Resolution’s call for reform for family justice – what does this look like?

With the general election fast approaching on 4 July 2024, many are pushing for reform.

Resolution (a body which represents family justice professionals across England and Wales) is calling for reforms to be made to our family justice system. Resolution’s ‘Vision for Family Justice’ (link: Vision for Family Justice | Resolution) provides a detailed outline as to Resolution’s proposals for change and reform within the family courts.

Resolution has numerous proposals to modernise the family justice system, all of which can be found using the following link: Vision for Family Justice | Resolution. Below is a snapshot of some of those proposals.

  1. Recognising the changing face of families.

It is now a trend more than ever for partners to have families together, or simply live together, without tying the knot. It is now essential therefore that the law in relation to cohabiting partners is modernised to reflect the current trend. Currently, there is little legal protection for cohabiting partners on separation. Resolution, therefore, calls for the law relating to cohabiting partners to be reformed. Further, Resolution calls for a cohabiting partner to have an entitlement of intestacy in the event of their partner’s death.

Resolution also calls for the legislative framework in Schedule 1 of the Children Act 1989 to be reviewed in various areas, one of which is the inclusion of the child’s welfare to be a factor that a Judge is required to consider.

In addition, Resolution has called for all types of family formation to be recognised in law, for example, where a child is raised by more than two parents.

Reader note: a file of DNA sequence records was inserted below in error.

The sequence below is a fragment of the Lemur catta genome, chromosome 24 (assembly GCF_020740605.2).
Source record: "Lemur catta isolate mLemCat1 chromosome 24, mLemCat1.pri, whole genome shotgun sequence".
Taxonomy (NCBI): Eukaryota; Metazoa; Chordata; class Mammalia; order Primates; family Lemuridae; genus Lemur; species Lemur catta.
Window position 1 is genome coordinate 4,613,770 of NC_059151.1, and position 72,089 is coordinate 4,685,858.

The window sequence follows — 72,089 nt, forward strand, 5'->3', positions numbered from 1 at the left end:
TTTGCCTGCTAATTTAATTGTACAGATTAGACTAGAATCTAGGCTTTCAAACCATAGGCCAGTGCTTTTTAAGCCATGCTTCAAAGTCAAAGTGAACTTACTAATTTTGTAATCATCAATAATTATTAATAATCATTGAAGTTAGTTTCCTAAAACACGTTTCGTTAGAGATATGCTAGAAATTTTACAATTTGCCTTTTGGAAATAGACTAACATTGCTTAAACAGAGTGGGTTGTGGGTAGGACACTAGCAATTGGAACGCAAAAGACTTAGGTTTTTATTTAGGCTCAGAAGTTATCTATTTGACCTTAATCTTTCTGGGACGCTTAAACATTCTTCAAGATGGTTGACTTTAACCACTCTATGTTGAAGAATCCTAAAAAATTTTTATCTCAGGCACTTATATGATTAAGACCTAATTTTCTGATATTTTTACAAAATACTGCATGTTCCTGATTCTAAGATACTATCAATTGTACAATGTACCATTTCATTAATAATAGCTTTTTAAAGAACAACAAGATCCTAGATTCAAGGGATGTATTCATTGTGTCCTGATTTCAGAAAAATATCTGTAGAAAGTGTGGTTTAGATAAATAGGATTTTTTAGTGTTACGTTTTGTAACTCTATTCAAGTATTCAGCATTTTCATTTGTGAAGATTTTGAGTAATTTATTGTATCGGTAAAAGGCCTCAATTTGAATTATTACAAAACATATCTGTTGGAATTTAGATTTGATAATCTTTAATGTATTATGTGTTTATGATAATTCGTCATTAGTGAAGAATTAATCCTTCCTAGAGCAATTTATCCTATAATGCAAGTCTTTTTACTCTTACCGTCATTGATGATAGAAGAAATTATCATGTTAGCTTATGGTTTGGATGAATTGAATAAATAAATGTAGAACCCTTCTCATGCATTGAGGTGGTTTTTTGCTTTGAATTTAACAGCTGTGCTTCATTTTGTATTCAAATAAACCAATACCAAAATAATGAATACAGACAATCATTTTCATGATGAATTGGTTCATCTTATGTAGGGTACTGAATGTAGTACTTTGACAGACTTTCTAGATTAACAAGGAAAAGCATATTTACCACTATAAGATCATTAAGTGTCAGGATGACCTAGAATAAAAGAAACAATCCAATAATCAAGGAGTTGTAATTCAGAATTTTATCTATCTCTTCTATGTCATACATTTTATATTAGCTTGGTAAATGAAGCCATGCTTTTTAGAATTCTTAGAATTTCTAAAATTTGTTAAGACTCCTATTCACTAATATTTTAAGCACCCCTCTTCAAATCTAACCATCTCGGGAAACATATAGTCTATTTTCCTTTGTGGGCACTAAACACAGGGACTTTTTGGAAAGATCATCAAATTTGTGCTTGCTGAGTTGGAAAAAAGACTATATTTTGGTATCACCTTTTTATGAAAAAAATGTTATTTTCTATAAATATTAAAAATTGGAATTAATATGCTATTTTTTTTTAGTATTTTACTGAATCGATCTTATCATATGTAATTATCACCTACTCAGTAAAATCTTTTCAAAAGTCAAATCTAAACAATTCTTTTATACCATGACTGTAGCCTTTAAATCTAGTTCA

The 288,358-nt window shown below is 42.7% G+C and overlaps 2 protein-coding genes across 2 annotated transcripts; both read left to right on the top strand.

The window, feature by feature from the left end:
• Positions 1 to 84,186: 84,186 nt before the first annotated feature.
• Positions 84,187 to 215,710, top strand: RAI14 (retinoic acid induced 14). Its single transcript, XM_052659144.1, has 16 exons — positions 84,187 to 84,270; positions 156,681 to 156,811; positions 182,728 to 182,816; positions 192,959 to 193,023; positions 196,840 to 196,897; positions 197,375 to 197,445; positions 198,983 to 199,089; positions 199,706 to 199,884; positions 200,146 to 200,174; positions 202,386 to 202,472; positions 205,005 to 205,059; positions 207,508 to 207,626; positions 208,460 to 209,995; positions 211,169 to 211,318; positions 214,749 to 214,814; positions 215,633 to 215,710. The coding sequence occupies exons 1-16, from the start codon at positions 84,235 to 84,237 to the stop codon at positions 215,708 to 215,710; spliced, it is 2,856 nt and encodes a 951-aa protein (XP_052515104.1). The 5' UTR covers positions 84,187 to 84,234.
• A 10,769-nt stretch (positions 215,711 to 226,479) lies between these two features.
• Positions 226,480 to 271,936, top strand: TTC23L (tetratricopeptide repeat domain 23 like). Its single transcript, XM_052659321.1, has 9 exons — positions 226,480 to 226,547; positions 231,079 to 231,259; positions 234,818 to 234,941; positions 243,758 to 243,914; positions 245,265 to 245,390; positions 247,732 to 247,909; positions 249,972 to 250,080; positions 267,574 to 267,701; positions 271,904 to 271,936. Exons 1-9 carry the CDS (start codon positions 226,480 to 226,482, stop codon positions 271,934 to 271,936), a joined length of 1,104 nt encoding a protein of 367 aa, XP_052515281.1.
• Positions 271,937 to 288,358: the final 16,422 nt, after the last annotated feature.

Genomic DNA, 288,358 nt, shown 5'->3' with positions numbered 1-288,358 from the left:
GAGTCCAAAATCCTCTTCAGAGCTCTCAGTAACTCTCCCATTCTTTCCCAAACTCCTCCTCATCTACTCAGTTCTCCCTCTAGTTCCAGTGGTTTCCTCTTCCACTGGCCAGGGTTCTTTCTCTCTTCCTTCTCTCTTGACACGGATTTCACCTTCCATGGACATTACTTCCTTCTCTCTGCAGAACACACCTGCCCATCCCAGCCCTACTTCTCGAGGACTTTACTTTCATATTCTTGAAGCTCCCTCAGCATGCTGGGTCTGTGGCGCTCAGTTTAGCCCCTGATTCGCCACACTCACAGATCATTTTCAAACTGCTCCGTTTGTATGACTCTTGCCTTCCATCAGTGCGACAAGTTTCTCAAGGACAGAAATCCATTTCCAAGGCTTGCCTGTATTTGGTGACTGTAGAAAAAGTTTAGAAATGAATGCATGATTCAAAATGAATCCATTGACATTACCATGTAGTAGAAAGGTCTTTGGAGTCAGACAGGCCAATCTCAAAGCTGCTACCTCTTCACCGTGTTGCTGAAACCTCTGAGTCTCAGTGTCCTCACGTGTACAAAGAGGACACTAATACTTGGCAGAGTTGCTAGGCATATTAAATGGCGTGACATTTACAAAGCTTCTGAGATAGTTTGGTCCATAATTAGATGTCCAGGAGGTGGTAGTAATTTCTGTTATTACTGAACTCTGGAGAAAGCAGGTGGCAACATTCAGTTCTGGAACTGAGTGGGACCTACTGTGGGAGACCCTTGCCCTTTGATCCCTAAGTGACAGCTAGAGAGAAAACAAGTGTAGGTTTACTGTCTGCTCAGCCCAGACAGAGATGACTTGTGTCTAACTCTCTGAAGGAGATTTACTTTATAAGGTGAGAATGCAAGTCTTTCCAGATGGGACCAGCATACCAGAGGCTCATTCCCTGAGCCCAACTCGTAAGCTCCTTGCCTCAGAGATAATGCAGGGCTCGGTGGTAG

1. Helping families to find solutions.

Resolution proposes that there should be increased public funding for early legal information and advice. The aim is that with early legal advice and with a better understanding as to the next steps available at an early stage, many may be deterred from entering into the court arena. Furthermore, it is hoped that with early legal advice, non-court dispute resolution methods such as mediation may be more constructively used. This would save parties incurring the costs of court proceedings as well as ensuring that our court system is not overwhelmed.

  1. Protecting the vulnerable.

Resolution proposes that more work is done to support victims of domestic abuse when in the court arena. It is proposed that all family law practitioners should be screening their clients for signs of domestic abuse that may have been suffered.

Resolution also calls for children to be appropriately safeguarded when participating in Child Inclusive Mediation which will ensure that the child does not experience any form of trauma by participating in this exercise.

It is certainly a time for reform and change within the political arena, so why not within the family justice system as well? Resolution’s proposals encourage the law to become modernised, reflecting the current issues which are facing many today.